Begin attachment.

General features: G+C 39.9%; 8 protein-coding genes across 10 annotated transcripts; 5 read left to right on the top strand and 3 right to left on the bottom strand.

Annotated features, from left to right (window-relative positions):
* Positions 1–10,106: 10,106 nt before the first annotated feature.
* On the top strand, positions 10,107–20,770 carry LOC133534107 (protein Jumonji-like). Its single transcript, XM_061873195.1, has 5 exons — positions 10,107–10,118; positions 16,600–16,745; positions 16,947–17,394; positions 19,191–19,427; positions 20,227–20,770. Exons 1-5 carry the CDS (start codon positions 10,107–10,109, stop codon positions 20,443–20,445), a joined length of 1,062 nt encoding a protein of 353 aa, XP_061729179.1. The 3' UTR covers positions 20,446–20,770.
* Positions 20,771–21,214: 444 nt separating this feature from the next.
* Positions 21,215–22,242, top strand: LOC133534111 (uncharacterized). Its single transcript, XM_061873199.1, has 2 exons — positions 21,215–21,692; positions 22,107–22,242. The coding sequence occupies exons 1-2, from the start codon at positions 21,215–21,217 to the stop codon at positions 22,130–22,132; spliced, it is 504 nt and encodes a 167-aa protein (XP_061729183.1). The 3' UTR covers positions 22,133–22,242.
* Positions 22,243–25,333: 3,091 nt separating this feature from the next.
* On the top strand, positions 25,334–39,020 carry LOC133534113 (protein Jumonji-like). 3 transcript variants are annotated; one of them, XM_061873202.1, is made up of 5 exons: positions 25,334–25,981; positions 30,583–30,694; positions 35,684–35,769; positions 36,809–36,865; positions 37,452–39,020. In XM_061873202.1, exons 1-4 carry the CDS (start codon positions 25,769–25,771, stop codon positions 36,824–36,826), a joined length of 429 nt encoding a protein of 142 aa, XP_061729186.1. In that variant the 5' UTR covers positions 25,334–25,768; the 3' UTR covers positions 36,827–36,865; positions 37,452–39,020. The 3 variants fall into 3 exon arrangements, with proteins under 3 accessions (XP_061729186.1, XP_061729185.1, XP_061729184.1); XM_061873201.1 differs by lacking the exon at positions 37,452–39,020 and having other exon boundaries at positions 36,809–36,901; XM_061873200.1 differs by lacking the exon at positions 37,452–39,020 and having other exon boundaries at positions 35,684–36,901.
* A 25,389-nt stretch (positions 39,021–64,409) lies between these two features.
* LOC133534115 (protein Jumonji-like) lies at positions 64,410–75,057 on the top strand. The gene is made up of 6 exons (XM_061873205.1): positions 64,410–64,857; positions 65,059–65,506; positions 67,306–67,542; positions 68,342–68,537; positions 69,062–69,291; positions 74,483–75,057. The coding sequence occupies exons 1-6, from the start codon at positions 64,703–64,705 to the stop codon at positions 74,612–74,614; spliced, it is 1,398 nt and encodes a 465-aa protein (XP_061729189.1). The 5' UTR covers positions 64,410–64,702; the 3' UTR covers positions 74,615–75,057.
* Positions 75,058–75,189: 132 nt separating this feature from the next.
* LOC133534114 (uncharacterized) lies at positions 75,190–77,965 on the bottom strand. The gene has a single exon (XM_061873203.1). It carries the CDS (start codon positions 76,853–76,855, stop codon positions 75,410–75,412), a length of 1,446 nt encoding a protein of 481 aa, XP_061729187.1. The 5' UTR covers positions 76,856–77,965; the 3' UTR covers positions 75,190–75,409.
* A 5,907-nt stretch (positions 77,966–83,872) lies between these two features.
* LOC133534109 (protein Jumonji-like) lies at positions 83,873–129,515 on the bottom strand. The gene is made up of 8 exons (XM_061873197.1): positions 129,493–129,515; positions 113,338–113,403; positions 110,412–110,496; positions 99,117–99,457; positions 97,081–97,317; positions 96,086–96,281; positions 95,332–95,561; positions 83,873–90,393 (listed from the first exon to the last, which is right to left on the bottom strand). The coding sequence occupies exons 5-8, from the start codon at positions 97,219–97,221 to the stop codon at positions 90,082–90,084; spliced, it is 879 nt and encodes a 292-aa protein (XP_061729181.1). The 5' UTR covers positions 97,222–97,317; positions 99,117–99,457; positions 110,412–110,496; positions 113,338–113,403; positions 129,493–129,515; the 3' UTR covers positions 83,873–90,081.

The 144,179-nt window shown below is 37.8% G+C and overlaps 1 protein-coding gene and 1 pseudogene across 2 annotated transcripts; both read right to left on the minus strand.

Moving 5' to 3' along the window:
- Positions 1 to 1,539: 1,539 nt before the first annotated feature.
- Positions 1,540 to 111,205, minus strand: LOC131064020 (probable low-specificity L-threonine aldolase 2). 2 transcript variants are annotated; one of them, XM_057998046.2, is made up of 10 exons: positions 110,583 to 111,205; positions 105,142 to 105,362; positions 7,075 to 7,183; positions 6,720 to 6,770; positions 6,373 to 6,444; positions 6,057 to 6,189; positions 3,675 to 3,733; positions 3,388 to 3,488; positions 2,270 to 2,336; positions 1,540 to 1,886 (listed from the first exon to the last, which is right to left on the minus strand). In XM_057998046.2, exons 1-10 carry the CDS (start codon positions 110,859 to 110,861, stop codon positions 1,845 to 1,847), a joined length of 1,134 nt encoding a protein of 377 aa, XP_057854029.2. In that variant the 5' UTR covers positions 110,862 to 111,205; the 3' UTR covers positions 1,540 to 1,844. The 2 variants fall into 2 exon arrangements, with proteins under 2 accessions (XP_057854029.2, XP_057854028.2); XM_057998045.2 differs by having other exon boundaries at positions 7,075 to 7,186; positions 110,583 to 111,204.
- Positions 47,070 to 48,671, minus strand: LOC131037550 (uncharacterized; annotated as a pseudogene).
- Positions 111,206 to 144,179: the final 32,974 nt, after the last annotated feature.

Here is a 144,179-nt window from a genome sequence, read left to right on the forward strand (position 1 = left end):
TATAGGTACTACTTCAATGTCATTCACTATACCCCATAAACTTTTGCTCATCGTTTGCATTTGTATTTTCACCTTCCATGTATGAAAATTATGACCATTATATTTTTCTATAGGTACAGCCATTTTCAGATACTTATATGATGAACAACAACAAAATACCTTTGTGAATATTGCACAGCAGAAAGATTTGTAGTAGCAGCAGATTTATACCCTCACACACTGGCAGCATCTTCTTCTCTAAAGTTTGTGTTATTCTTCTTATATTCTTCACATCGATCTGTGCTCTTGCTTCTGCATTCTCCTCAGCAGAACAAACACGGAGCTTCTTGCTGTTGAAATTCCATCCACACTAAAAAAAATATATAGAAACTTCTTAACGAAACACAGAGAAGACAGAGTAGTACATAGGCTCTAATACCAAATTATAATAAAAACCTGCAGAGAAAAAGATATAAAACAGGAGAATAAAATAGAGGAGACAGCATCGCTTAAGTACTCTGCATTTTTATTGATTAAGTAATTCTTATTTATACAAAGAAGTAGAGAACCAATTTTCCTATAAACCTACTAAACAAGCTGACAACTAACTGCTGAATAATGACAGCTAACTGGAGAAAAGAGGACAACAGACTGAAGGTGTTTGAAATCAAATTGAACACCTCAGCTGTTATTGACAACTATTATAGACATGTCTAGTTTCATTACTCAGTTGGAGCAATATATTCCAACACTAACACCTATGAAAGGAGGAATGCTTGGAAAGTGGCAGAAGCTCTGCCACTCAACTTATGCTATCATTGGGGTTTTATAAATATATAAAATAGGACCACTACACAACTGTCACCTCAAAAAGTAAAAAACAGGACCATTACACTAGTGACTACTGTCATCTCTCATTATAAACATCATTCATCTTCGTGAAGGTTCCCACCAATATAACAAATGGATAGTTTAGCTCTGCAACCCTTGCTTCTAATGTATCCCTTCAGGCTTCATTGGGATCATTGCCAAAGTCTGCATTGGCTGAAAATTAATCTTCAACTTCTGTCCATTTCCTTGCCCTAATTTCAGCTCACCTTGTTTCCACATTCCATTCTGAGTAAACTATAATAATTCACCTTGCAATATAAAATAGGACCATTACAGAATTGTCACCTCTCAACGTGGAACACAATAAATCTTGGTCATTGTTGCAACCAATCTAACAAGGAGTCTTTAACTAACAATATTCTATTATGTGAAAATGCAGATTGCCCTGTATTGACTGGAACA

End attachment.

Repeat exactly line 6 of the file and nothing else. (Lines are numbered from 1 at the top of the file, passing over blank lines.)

* Positions 21,215–22,242, top strand: LOC133534111 (uncharacterized). Its single transcript, XM_061873199.1, has 2 exons — positions 21,215–21,692; positions 22,107–22,242. The coding sequence occupies exons 1-2, from the start codon at positions 21,215–21,217 to the stop codon at positions 22,130–22,132; spliced, it is 504 nt and encodes a 167-aa protein (XP_061729183.1). The 3' UTR covers positions 22,133–22,242.